30[civilwarwest] Wilson Creek, et. al.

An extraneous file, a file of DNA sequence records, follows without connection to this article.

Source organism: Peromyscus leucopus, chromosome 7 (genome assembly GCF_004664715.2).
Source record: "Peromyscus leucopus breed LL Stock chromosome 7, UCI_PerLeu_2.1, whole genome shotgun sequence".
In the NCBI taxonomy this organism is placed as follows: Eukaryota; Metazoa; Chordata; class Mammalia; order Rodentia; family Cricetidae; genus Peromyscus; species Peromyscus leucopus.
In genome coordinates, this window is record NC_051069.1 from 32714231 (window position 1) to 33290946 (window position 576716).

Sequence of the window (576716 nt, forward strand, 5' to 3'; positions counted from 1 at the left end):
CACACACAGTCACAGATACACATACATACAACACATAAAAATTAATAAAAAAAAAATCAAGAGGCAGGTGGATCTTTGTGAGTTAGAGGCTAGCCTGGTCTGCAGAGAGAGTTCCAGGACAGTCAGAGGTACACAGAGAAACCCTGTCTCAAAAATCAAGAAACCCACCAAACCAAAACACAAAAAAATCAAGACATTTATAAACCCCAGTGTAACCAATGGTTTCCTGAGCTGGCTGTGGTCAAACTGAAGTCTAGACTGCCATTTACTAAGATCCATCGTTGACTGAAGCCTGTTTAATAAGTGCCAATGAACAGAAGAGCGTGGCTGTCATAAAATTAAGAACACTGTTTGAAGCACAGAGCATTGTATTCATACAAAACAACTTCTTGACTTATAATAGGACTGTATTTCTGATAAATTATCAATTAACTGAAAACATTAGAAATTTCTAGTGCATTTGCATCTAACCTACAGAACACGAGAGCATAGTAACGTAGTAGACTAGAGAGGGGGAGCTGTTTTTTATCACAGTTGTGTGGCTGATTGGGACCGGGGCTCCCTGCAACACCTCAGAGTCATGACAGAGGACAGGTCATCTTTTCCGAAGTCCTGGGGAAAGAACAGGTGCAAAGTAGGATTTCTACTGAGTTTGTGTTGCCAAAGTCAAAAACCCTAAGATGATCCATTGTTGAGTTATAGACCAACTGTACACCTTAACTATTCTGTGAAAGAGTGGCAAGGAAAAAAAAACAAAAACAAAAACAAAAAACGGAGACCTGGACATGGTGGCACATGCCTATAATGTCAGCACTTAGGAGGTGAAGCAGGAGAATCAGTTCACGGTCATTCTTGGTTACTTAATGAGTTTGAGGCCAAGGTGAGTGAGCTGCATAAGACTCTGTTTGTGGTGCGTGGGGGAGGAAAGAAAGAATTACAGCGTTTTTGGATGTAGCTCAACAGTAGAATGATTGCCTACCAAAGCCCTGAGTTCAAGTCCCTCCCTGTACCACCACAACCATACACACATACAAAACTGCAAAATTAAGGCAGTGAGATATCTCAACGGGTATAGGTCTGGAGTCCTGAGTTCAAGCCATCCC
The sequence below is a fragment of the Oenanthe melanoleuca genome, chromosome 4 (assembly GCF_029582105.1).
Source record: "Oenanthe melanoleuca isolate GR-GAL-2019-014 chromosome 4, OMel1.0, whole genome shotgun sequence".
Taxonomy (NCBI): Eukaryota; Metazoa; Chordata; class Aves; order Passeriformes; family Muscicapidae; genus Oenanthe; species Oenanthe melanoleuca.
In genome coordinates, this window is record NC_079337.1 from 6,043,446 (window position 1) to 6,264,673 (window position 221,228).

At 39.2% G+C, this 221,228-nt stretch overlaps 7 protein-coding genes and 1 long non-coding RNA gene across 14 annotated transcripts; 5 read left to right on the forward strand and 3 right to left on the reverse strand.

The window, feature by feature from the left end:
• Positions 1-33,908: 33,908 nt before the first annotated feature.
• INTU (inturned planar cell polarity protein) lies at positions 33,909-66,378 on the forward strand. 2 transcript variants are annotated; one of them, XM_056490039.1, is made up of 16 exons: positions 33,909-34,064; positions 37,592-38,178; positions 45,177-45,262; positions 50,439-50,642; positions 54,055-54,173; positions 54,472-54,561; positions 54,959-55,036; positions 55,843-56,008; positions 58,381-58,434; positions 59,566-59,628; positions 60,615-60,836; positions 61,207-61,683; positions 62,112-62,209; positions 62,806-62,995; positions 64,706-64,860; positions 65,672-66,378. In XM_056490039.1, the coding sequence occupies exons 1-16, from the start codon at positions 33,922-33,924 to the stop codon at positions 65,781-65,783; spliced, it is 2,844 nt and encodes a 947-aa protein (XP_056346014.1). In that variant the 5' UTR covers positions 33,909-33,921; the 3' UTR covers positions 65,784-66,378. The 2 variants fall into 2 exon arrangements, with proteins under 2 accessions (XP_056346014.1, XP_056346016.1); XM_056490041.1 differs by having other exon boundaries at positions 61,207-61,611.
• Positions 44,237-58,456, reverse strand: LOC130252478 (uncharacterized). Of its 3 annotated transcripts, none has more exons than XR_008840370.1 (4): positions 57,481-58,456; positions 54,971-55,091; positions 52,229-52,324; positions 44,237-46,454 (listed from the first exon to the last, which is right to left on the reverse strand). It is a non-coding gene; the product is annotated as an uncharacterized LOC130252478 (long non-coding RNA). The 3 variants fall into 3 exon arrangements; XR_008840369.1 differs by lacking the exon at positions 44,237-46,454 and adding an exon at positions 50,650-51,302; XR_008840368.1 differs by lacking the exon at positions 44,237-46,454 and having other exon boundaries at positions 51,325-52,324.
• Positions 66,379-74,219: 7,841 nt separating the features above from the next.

- Aug 13, 1999HelloI come to you quite new at all this, but excited at the opportunity being afforded to me. I am woefully inadequate in many areas of Civil War history, but I am willing and hopefully, capable of learning. I look forward to being enlightened by all of you.Tuesday, August 10, 1999, I had the extreme fortune to visit Wilson Creek Battlefield during the battle's 138th Anniversary celebration. My traveling companion, who shall remain nameless (o.k. Pat?), had given me quite a prolific overview of the battle before leaving on our journey. But, I wasn't prepared for the incredible experience that awaited me.I have only had one other opportunity to visit other Civil War battlefields (Shiloh and Corinth in June '99), so my expectations on what I was to encounter were meager. Wilson's Creek, though small in comparison to other battlefields, was a pristine, spiritual place. The obvious care that has been shown and undertaken to preserve all the historical relevance of the battlefield was most evident.The highlight of this day was a guided driving tour throughout the battlefield with Ed Bearss. Being it was well over 100 degrees, the feint hearted weren't expected to last through the afternoon. One would do well never to describe Mr. Bearss as feint of heart. His grasp of the history surrounding Wilson Creek was inspiring. He answered all questions, and even applauded others' input. He out-walked us all, out-talked us all, and seemed unaffected by the oppressive heat. He seemed to be pleased to have the opportunity to walk, again, this battlefield which he holds dear.Obviously, Wilson Creek Battlefield is quite obscure. Seemingly a great part of our country doesn't view the battle there with much significance, due to the relatively small size armies that fought there and the some 500+ casualties. Compared to bigger battles, this one does seem quite small. But, if Ed Bearss found the time to come there and give a fabulous tour through it's battlefield in a blast furnace...doesn't that give one pause?In many ways, this battle kept Missouri from leaving the Union. Scrappy Nathaniel Lyon, though not much of a PR man, saw the significance of maintaining Union control of southern Missouri, even though his superior (Fremont) apparently did not. Though the battle was a Southern victory, the Southern army was not in a position to follow the Federals back to Springfield. If nothing else, this battle bought needed organizational time for the Union Army in Missouri.Mike Ingrisano spoke of Wilson Creek with high respect. He alluded to the fact that this battlefield has been kept secret. As he stated, "if one man was killed on that battlefield, it had significance in the outcome of the war". I would strongly urge any who have the time to visit this place. The commercialism is completely absent. Other than telephone poles and paved roads, one can get the true sense of what these fields actually looked like on that early morning in August. And, be sure, that visiting WC in August, one WILL understand the discomfort those brave men had wearing wool uniforms and carrying their gear. My only advice...bring water!And one more thing...though it was closed, General Sweeney's Museum is said to be the finest private collection of Civil War artifacts in our country. I was quite disappointed in not being able to go through, but assuredly will plan my next trip to WC around the time schedule of Sweeney's Museum. To visit their website, www.civilwarmuseum.com and take note of the museum hours before planning a Wilson Creek Battlefield tour.Thank you for your time,N. Bieberly
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